Dendrobium orchids are the second largest orchid genus in the world. Orchids are found everywhere in nature, from very hot climates to frigid zones. Their variety of form, habit and culture is staggering. Dendrobiums are from Southeast Asia and have a lower fused set of sepals that form a chin on the bottom of the bloom. Dendrobiums can be propagated by cutting, division and seed but seed is a method for professionals.
The dendrobium is a deciduous orchid that experiences the majority of its growth from spring until the end of summer and then has a corresponding rest period in the fall and winter. During dormancy, they lose their leaves and can tolerate full sunlight. In winter, the temperatures can dip to 40 degrees Fahrenheit and the plants need little water and no fertilizer. When spring arrives, you need to increase water and decrease light as the plant re-sprouts and prepares flower buds. There are Himalayan, Australian and New Guinea-type dendrobiums, each with slightly different characteristics and care.
Cuttings come from the offshoots, or "keikis," which are simply aerial shoots that arise from the parent plant. Keiki is a Hawaiian word that means "baby." A sharp clean knife is used to take 3- to 5-inch cuttings of the leaves, each with a couple of growth nodes or bumps along its surface. The cuttings are placed on a bed of moist sand and covered with plastic wrap to keep them moist. New roots will form from the cuttings in a few weeks and additional vegetative growth will sprout.
Division is probably the easiest method of propagation for any plant. At some point, the orchid will become root-bound in its pot and will require re-potting. This is a perfect time to divide it. You will need a very sharp and sterile knife to prevent the spread of disease. Remove the dendrobium from its pot and set it on a firm surface. Cut through the roots to create separate sections of the plant. Each piece should include four to five stems and a large chunk of the root system.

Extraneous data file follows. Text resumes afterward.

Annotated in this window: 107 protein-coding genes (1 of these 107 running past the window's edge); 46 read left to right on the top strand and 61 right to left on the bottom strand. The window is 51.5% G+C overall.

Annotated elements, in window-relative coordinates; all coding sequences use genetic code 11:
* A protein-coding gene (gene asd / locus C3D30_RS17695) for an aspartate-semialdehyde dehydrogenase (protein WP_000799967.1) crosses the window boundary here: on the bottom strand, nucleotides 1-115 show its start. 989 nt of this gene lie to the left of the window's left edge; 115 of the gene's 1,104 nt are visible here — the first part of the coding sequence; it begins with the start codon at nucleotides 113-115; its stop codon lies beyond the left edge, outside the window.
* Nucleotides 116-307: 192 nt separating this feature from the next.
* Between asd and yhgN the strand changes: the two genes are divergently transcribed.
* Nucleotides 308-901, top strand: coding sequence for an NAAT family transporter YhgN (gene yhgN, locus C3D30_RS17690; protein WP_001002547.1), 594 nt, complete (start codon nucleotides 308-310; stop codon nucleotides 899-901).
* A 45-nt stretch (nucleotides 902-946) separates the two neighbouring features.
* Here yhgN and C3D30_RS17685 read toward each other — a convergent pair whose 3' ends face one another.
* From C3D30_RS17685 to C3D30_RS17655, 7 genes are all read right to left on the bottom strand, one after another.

No matter what method of propagation you chose, the potting medium is one of the most important aspects of planting an orchid. While there are orchid potting mixes you can purchase, you can create your own. Orchids grow best in free-draining media which entails a soil-less composition. Bark chips alone make an excellent planting base or you can add charcoal or gravel. Potting soils conserve too much water and don’t offer the nutrition that these epiphytic plants require. In summer, water the orchids two to three times per week and half that in winter. Fertilize them with a slow release mix when they are re-potted. Cut off spent flowers and keep the dendrobium in a indirectly lit room